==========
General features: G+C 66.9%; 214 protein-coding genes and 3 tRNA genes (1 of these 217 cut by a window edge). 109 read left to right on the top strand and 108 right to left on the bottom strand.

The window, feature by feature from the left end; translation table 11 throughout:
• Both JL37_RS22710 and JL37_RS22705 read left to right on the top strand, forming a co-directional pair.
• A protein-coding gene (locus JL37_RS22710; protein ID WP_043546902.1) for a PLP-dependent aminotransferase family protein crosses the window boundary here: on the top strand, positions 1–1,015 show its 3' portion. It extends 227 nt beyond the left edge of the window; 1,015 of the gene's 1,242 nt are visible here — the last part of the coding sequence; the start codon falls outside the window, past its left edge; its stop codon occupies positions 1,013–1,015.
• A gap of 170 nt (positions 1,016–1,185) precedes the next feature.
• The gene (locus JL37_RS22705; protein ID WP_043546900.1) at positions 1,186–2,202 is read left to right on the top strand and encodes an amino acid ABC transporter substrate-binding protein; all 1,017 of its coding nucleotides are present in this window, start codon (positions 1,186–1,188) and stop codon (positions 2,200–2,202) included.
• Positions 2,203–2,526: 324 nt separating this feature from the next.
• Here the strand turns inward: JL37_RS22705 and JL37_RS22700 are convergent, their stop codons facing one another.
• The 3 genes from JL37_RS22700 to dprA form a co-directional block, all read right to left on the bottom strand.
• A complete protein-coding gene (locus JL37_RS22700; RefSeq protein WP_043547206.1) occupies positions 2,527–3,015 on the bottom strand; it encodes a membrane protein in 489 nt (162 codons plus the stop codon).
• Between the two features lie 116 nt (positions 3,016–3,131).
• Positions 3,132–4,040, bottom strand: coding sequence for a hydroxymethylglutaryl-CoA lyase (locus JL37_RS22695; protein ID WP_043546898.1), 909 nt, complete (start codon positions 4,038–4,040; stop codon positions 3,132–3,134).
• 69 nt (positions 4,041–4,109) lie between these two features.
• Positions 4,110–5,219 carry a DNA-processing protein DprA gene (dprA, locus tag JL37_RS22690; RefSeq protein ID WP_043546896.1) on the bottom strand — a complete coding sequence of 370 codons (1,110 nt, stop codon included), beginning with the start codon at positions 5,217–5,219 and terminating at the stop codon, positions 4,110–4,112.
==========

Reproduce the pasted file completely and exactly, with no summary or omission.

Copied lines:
General features: G+C 66.9%; 214 protein-coding genes and 3 tRNA genes (1 of these 217 cut by a window edge). 109 read left to right on the top strand and 108 right to left on the bottom strand.

The window, feature by feature from the left end; translation table 11 throughout:
• Both JL37_RS22710 and JL37_RS22705 read left to right on the top strand, forming a co-directional pair.
• A protein-coding gene (locus JL37_RS22710; protein ID WP_043546902.1) for a PLP-dependent aminotransferase family protein crosses the window boundary here: on the top strand, positions 1–1,015 show its 3' portion. It extends 227 nt beyond the left edge of the window; 1,015 of the gene's 1,242 nt are visible here — the last part of the coding sequence; the start codon falls outside the window, past its left edge; its stop codon occupies positions 1,013–1,015.
• A gap of 170 nt (positions 1,016–1,185) precedes the next feature.
• The gene (locus JL37_RS22705; protein ID WP_043546900.1) at positions 1,186–2,202 is read left to right on the top strand and encodes an amino acid ABC transporter substrate-binding protein; all 1,017 of its coding nucleotides are present in this window, start codon (positions 1,186–1,188) and stop codon (positions 2,200–2,202) included.
• Positions 2,203–2,526: 324 nt separating this feature from the next.
• Here the strand turns inward: JL37_RS22705 and JL37_RS22700 are convergent, their stop codons facing one another.
• The 3 genes from JL37_RS22700 to dprA form a co-directional block, all read right to left on the bottom strand.
• A complete protein-coding gene (locus JL37_RS22700; RefSeq protein WP_043547206.1) occupies positions 2,527–3,015 on the bottom strand; it encodes a membrane protein in 489 nt (162 codons plus the stop codon).
• Between the two features lie 116 nt (positions 3,016–3,131).
• Positions 3,132–4,040, bottom strand: coding sequence for a hydroxymethylglutaryl-CoA lyase (locus JL37_RS22695; protein ID WP_043546898.1), 909 nt, complete (start codon positions 4,038–4,040; stop codon positions 3,132–3,134).
• 69 nt (positions 4,041–4,109) lie between these two features.
• Positions 4,110–5,219 carry a DNA-processing protein DprA gene (dprA, locus tag JL37_RS22690; RefSeq protein ID WP_043546896.1) on the bottom strand — a complete coding sequence of 370 codons (1,110 nt, stop codon included), beginning with the start codon at positions 5,217–5,219 and terminating at the stop codon, positions 4,110–4,112.